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They made the correct decision to abstain IMO

That way the whole election came down to one issue:

Was Ireland to have her own Parliament or not?

The People of Ireland voted overwhelmingly in favour of Ireland having her own Parliament

Sadly that still has not been achieved .....
and sadly if this is achieved in the future, it will be a Parliament that is subservient to an EU Parliament.
 

McTell

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No

Se0samh

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The SF vote would have been lower if we had known that they were going to start a war in a month, at a time when the rest of the world was ending WW1.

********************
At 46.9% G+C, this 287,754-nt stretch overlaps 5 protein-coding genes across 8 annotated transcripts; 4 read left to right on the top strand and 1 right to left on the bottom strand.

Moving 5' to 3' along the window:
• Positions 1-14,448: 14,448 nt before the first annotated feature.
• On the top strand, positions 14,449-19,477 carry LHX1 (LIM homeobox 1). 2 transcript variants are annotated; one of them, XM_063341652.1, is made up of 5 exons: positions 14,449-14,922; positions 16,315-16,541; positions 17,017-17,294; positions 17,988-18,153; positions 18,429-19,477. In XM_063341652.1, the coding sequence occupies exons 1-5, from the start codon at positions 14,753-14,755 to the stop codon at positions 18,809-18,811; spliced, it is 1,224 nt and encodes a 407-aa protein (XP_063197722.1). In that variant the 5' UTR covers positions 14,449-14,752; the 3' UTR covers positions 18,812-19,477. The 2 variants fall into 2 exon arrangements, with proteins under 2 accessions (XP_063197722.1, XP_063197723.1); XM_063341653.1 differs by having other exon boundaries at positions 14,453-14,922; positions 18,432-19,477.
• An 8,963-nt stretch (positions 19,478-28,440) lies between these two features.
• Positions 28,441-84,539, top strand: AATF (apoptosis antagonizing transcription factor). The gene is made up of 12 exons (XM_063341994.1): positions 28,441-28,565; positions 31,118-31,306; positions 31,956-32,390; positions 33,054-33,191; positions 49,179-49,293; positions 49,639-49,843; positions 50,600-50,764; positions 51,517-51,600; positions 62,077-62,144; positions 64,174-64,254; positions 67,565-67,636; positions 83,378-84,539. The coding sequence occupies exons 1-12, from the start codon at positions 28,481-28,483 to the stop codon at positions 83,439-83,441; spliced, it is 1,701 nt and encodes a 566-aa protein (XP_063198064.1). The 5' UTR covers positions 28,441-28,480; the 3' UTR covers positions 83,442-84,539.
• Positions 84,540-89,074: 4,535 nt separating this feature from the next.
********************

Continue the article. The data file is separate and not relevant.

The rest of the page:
Labour had been run by furriners like Connolly and Larkin, and were anti-Catholic. Part of their reason for keeping a low profile in 1918 was the news about Lenin in Russia 1917-18. Religion abolished etc. Labour's 20% in 1920 was a good result for them.
Supposition....